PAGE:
Dr. Katherine Bruce-Lockhart (SSHRC postdoctoral fellow in the Department of Historical Studies at UTM and the Jackman Humanities Institute)
Description: From the forts used to hold slaves prior to crossing the Atlantic to the iconic moment of Nelson Mandela’s release from Robben Island, spaces of incarceration have been central to shaping imaginaries of the African continent. Yet, scholars know very little about African prisons beyond alarming statistics and images of abuse. While historians have begun to trace the expansion of the prison through colonial rule, its postcolonial afterlives have either ignored or used to support narratives of state failure. Prisons, however, were crucial spaces in which the stakes of decolonization and visions of postcolonial modernity were negotiated. Turning to the case of the Uganda Prisons Service, this talk explores the ways in which the prison was imagined between Uganda’s independence in 1962 and the current president’s assumption of power in 1986. In particular, it focuses on the perspectives of prison officers, illuminating how they used their professional status to form new subjectivities as public servants and providers during decades of significant political upheaval and violence.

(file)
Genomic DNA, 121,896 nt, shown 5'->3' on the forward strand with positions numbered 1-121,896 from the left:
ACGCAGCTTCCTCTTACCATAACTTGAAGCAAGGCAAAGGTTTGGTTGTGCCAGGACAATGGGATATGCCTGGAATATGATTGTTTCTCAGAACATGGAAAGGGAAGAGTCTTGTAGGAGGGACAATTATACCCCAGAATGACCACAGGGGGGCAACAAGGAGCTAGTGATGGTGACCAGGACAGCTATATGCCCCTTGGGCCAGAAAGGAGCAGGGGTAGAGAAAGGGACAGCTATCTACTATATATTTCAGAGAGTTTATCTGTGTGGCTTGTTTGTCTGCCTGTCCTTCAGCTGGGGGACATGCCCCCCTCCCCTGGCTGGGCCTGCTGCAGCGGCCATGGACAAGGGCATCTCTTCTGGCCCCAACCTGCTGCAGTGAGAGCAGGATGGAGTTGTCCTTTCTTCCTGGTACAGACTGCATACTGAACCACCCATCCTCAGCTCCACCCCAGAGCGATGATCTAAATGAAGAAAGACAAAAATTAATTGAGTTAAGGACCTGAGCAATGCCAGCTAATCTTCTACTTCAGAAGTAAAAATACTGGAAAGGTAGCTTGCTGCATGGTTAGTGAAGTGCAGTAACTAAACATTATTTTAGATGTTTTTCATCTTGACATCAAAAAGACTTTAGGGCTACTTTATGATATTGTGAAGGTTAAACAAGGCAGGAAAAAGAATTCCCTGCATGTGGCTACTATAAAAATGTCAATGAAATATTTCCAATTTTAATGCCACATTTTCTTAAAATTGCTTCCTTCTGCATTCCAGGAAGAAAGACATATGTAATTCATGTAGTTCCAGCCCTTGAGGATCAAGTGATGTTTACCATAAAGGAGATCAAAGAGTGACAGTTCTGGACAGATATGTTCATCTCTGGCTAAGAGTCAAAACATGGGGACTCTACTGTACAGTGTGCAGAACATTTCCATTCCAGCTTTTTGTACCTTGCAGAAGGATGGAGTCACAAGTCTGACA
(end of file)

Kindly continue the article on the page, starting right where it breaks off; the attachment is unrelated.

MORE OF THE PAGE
Bio: Katherine Bruce-Lockhart is a SSHRC postdoctoral fellow in the Department of Historical Studies at UTM and the Jackman Humanities Institute. After doing her Bachelor's degree in African Studies and History at U of T, she did an MSc in African Studies at the University of Oxford and a PhD in History at the University of Cambridge. She has several publications on women's detention during the Mau Mau Rebellion in colonial Kenya and is currently completing a book manuscript on prisons in postcolonial Uganda, which is under advance contract with Ohio University Press. Katherine has taught African History courses at all three U of T campuses, and is currently teaching the course "Women in Sub-Saharan Africa" at UTSC.